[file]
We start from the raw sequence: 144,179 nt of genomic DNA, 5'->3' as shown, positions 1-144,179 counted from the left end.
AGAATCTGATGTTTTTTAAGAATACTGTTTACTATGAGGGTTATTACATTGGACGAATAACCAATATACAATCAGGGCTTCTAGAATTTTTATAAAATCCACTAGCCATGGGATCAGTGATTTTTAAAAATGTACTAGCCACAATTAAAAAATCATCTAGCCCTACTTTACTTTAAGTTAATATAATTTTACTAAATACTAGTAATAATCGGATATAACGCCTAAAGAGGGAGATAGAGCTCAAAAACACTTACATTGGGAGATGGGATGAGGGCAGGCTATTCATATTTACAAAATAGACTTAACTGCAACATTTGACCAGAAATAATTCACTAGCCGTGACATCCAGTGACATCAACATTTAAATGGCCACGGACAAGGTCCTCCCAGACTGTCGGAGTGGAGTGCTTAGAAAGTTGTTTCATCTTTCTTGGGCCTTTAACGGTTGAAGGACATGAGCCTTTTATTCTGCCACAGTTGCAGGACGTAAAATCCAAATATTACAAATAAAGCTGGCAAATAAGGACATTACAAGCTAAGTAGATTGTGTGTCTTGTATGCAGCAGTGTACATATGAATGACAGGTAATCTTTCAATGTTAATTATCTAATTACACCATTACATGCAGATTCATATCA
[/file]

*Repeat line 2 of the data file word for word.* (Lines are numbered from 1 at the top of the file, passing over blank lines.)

AGAATCTGATGTTTTTTAAGAATACTGTTTACTATGAGGGTTATTACATTGGACGAATAACCAATATACAATCAGGGCTTCTAGAATTTTTATAAAATCCACTAGCCATGGGATCAGTGATTTTTAAAAATGTACTAGCCACAATTAAAAAATCATCTAGCCCTACTTTACTTTAAGTTAATATAATTTTACTAAATACTAGTAATAATCGGATATAACGCCTAAAGAGGGAGATAGAGCTCAAAAACACTTACATTGGGAGATGGGATGAGGGCAGGCTATTCATATTTACAAAATAGACTTAACTGCAACATTTGACCAGAAATAATTCACTAGCCGTGACATCCAGTGACATCAACATTTAAATGGCCACGGACAAGGTCCTCCCAGACTGTCGGAGTGGAGTGCTTAGAAAGTTGTTTCATCTTTCTTGGGCCTTTAACGGTTGAAGGACATGAGCCTTTTATTCTGCCACAGTTGCAGGACGTAAAATCCAAATATTACAAATAAAGCTGGCAAATAAGGACATTACAAGCTAAGTAGATTGTGTGTCTTGTATGCAGCAGTGTACATATGAATGACAGGTAATCTTTCAATGTTAATTATCTAATTACACCATTACATGCAGATTCATATCA